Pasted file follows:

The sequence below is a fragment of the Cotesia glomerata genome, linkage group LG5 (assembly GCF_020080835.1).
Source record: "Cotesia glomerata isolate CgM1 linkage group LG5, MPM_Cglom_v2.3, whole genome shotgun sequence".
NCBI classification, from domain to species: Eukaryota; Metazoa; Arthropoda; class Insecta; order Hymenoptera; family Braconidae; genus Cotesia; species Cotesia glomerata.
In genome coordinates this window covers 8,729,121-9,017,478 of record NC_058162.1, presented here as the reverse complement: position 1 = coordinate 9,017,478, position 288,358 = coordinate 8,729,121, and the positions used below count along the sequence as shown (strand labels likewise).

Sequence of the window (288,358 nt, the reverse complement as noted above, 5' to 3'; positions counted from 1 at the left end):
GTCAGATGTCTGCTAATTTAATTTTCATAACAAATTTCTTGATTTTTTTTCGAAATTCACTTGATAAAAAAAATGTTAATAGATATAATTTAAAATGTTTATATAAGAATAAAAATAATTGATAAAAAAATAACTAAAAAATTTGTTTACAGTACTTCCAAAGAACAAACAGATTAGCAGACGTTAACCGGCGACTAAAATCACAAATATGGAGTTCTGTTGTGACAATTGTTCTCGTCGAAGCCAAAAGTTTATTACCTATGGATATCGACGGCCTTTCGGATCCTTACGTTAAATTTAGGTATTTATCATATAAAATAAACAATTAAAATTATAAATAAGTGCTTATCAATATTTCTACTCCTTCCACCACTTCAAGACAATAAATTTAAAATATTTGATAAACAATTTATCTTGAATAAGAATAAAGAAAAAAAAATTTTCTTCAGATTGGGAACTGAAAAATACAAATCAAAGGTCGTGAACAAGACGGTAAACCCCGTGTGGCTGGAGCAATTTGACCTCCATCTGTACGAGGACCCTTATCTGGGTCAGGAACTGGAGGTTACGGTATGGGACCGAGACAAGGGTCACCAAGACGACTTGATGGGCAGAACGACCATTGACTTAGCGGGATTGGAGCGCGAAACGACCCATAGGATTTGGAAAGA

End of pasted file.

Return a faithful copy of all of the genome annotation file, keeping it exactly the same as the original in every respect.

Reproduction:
The sequence below is a fragment of the Cotesia glomerata genome, linkage group LG5 (assembly GCF_020080835.1).
Source record: "Cotesia glomerata isolate CgM1 linkage group LG5, MPM_Cglom_v2.3, whole genome shotgun sequence".
NCBI classification, from domain to species: Eukaryota; Metazoa; Arthropoda; class Insecta; order Hymenoptera; family Braconidae; genus Cotesia; species Cotesia glomerata.
In genome coordinates this window covers 8,729,121-9,017,478 of record NC_058162.1, presented here as the reverse complement: position 1 = coordinate 9,017,478, position 288,358 = coordinate 8,729,121, and the positions used below count along the sequence as shown (strand labels likewise).

Sequence of the window (288,358 nt, the reverse complement as noted above, 5' to 3'; positions counted from 1 at the left end):
GTCAGATGTCTGCTAATTTAATTTTCATAACAAATTTCTTGATTTTTTTTCGAAATTCACTTGATAAAAAAAATGTTAATAGATATAATTTAAAATGTTTATATAAGAATAAAAATAATTGATAAAAAAATAACTAAAAAATTTGTTTACAGTACTTCCAAAGAACAAACAGATTAGCAGACGTTAACCGGCGACTAAAATCACAAATATGGAGTTCTGTTGTGACAATTGTTCTCGTCGAAGCCAAAAGTTTATTACCTATGGATATCGACGGCCTTTCGGATCCTTACGTTAAATTTAGGTATTTATCATATAAAATAAACAATTAAAATTATAAATAAGTGCTTATCAATATTTCTACTCCTTCCACCACTTCAAGACAATAAATTTAAAATATTTGATAAACAATTTATCTTGAATAAGAATAAAGAAAAAAAAATTTTCTTCAGATTGGGAACTGAAAAATACAAATCAAAGGTCGTGAACAAGACGGTAAACCCCGTGTGGCTGGAGCAATTTGACCTCCATCTGTACGAGGACCCTTATCTGGGTCAGGAACTGGAGGTTACGGTATGGGACCGAGACAAGGGTCACCAAGACGACTTGATGGGCAGAACGACCATTGACTTAGCGGGATTGGAGCGCGAAACGACCCATAGGATTTGGAAAGA